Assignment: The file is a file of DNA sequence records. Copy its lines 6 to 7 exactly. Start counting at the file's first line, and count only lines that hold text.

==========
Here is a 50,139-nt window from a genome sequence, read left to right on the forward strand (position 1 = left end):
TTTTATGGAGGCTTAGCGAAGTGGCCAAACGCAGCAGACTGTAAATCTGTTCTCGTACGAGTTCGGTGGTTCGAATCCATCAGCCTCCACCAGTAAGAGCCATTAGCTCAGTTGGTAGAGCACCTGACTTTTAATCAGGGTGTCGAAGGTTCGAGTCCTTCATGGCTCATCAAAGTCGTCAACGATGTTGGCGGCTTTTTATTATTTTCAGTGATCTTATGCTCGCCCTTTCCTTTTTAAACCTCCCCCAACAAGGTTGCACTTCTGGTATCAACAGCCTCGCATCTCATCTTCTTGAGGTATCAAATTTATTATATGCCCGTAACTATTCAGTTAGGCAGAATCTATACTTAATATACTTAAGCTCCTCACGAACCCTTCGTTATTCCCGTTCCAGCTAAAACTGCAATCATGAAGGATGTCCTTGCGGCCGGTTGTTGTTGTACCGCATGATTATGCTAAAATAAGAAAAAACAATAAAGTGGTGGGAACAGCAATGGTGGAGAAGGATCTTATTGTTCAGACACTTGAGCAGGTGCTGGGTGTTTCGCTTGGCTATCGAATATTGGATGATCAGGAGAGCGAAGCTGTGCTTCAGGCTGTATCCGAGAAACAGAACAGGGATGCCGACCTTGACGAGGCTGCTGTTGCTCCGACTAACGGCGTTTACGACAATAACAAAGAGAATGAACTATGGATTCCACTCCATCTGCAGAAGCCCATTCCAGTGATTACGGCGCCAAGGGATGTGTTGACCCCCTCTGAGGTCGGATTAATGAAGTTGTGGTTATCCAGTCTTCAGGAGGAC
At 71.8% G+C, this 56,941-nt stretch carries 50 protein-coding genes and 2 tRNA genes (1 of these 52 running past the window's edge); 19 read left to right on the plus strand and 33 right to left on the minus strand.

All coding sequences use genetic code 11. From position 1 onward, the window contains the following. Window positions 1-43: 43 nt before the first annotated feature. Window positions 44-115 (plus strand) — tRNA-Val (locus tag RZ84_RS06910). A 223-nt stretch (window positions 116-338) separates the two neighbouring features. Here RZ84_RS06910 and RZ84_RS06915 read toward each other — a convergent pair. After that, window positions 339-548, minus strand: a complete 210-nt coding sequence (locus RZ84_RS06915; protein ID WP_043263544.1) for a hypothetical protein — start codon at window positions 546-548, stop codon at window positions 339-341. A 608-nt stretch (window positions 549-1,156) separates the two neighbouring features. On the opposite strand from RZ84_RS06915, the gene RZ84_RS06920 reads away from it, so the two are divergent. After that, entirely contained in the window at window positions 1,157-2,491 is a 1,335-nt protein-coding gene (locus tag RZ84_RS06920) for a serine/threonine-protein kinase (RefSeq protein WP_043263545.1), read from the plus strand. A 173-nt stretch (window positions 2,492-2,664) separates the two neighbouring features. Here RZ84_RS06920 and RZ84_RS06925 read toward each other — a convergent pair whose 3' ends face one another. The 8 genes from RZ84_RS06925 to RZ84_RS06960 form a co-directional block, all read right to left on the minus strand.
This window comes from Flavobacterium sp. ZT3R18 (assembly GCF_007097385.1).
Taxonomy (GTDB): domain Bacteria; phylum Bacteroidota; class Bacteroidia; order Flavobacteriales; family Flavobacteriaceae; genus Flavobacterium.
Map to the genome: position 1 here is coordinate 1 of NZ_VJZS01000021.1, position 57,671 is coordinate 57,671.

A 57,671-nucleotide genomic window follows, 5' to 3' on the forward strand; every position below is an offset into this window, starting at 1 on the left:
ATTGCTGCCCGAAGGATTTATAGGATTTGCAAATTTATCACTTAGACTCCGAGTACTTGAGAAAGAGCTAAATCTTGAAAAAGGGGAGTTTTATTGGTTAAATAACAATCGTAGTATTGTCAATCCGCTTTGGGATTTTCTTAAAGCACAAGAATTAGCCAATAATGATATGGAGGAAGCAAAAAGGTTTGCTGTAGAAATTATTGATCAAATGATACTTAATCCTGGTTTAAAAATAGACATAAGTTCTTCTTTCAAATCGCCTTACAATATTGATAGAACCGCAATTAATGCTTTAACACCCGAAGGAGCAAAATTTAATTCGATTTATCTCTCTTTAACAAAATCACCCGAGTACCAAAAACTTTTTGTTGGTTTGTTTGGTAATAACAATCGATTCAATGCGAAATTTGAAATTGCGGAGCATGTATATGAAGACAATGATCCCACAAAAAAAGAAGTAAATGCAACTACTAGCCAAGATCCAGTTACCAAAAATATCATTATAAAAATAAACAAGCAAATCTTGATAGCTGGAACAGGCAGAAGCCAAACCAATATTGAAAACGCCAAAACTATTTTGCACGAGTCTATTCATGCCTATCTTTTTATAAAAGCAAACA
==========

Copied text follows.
Taxonomy (GTDB): domain Bacteria; phylum Bacteroidota; class Bacteroidia; order Flavobacteriales; family Flavobacteriaceae; genus Flavobacterium.
Map to the genome: position 1 here is coordinate 1 of NZ_VJZS01000021.1, position 57,671 is coordinate 57,671.